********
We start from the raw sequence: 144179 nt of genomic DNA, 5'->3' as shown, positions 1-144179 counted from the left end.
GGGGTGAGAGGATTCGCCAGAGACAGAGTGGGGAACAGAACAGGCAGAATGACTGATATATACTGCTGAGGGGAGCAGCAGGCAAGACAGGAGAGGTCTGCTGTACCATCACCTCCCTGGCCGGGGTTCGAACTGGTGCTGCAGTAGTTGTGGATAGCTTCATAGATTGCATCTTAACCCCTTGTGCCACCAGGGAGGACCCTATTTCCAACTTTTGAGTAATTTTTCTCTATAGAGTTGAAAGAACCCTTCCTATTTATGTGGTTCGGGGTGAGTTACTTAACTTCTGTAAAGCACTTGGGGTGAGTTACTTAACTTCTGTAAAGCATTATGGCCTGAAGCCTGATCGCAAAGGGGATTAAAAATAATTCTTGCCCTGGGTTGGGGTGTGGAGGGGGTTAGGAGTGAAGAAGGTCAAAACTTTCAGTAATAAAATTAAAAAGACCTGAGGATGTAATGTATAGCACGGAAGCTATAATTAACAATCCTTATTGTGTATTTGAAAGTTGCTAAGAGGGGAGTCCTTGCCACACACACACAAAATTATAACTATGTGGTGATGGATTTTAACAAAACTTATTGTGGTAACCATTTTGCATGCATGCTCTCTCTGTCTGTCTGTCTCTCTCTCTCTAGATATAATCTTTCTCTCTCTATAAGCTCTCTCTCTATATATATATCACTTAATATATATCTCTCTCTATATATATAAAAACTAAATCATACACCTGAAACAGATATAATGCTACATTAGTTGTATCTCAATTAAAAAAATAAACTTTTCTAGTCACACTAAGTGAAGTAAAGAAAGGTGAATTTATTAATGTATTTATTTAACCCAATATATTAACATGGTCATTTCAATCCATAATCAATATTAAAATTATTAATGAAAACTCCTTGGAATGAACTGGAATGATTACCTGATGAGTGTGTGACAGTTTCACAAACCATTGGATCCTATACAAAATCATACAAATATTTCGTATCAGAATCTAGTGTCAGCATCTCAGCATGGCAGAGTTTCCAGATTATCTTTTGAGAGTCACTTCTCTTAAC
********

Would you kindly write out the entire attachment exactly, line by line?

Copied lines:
We start from the raw sequence: 144179 nt of genomic DNA, 5'->3' as shown, positions 1-144179 counted from the left end.
GGGGTGAGAGGATTCGCCAGAGACAGAGTGGGGAACAGAACAGGCAGAATGACTGATATATACTGCTGAGGGGAGCAGCAGGCAAGACAGGAGAGGTCTGCTGTACCATCACCTCCCTGGCCGGGGTTCGAACTGGTGCTGCAGTAGTTGTGGATAGCTTCATAGATTGCATCTTAACCCCTTGTGCCACCAGGGAGGACCCTATTTCCAACTTTTGAGTAATTTTTCTCTATAGAGTTGAAAGAACCCTTCCTATTTATGTGGTTCGGGGTGAGTTACTTAACTTCTGTAAAGCACTTGGGGTGAGTTACTTAACTTCTGTAAAGCATTATGGCCTGAAGCCTGATCGCAAAGGGGATTAAAAATAATTCTTGCCCTGGGTTGGGGTGTGGAGGGGGTTAGGAGTGAAGAAGGTCAAAACTTTCAGTAATAAAATTAAAAAGACCTGAGGATGTAATGTATAGCACGGAAGCTATAATTAACAATCCTTATTGTGTATTTGAAAGTTGCTAAGAGGGGAGTCCTTGCCACACACACACAAAATTATAACTATGTGGTGATGGATTTTAACAAAACTTATTGTGGTAACCATTTTGCATGCATGCTCTCTCTGTCTGTCTGTCTCTCTCTCTCTAGATATAATCTTTCTCTCTCTATAAGCTCTCTCTCTATATATATATCACTTAATATATATCTCTCTCTATATATATAAAAACTAAATCATACACCTGAAACAGATATAATGCTACATTAGTTGTATCTCAATTAAAAAAATAAACTTTTCTAGTCACACTAAGTGAAGTAAAGAAAGGTGAATTTATTAATGTATTTATTTAACCCAATATATTAACATGGTCATTTCAATCCATAATCAATATTAAAATTATTAATGAAAACTCCTTGGAATGAACTGGAATGATTACCTGATGAGTGTGTGACAGTTTCACAAACCATTGGATCCTATACAAAATCATACAAATATTTCGTATCAGAATCTAGTGTCAGCATCTCAGCATGGCAGAGTTTCCAGATTATCTTTTGAGAGTCACTTCTCTTAAC